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Archive for May, 2014

GLOBALFOUNDRIES’ Kengeri to speak at The ConFab

Monday, May 12th, 2014

Subramani Kengeri, Vice President, Advanced Technology Architecture at GLOBALFOUNDRIES will speak at The ConFab 2014 on the “techno-economics” of how the relatively small semiconductor industry ($350 billion or $0.35 trillion) is driving the $85 trillion gross world product (GWP). He notes that semiconductors are only a fraction of GWP, but a critical enabler of global economic growth and productivity. Cost effective technology innovations have kept Moore’s law alive, although techno-economic challenges are mounting on each successive node. The cost of building a new advanced fab has reached $6B. Process development and chip design costs are going up astronomically, while next generation SoCs in the IoT era are pushing cost-per-function to unprecedented levels, he says. His talk will review advanced design and silicon technology challenges posing threats to cost effective scaling, potentially impacting global GWP and productivity. 

Subramani (“Subi”) is responsible for defining competitive process architecture on advanced nodes in support of “first time right” technology development. He is responsible for determining the technology feasibility, competitiveness and manufacturability of all elements of technology platform and to establish the advanced technology roadmap for GLOBALFOUNDRIES.

Subramani joined GLOBALFOUNDRIES in 2009 as the Vice President of Design Solutions. He implemented strategic Design enablement initiatives and established a strong foundation for collaboration with Design eco-system, before moving to focus on R&D. He started his Semiconductor career at Texas Instruments and prior to joining GLOBALFOUNDRIES, he was the Senior Director of Design and Technology Platform at TSMC.

 

What’s new in the latest ITRS

Monday, May 5th, 2014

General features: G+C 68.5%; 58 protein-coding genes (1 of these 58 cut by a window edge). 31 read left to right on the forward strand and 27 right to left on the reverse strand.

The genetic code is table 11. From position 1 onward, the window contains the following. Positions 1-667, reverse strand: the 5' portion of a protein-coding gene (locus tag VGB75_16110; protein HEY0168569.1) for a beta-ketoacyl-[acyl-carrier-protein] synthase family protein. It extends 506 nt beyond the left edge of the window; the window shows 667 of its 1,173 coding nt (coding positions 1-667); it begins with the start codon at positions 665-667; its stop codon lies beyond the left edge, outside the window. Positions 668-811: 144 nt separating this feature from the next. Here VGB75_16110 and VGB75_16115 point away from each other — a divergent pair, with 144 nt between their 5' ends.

The newly revamped International Technology Roadmap for Semiconductors was released in early April. It’s actually called the 2013 ITRS, which makes it seem already out of date, but that’s the way the numbering has always been.

It’s a big undertaking, with input from the U.S., Europe, Japan, Korea and Taiwan. Through the cooperative efforts of the global chip manufacturers and equipment suppliers, research communities and consortia, the ITRS identifies critical gaps, technical needs, and potential solutions related to semiconductor technology. Some key findings and predictions of the 2013 ITRS include the following:

• The combination of 3D device architecture and low power devices will usher in a new era of scaling identified in short as “3D Power Scaling.” The increase in the number of transistors per unit area will eventually be accomplished by stacking multiple layers of transistors.

• Progress in manipulation of edgeless wrapped materials (e.g., carbon nanotubes, graphene combinations, etc.) offer the promise of ballistic conductors (as shown on this month’s cover), which may emerge in the next decade.

• There will be two additional ways of providing novel opportunities for future semiconductor products. The first consists of extending the functionality of the CMOS platform via heterogeneous integration of new technologies, and the second consists of stimulating invention of devices that support new information-processing paradigms.

The ITRS also covers system level integration, including the integration of multiple technologies in a limited space (e.g., GPS, phone, tablet, mobile phones, etc.).  

Looking at Long Term Devices and Systems (7-15 years horizon, beyond 2020) the 2013 ITRS reports on completely new devices operating on completely new principles and amenable to support completely new architectures. For instance, spin wave device (SWD) is a type of magnetic logic device exploiting collective spin oscillation (spin waves) for information transmission and processing. No surprise, the manufacturing of integrated circuits, driven by dimensional scaling, will reach the few nanometers range well within the 15-year horizon of the 2013 ITRS.

An addition to the 2013 ITRS edition is a new sub-chapter on big data (BD). The fab is continually becoming more data driven and requirements for data volumes, communication speeds, quality, merging, and usability need to be understood and quantified.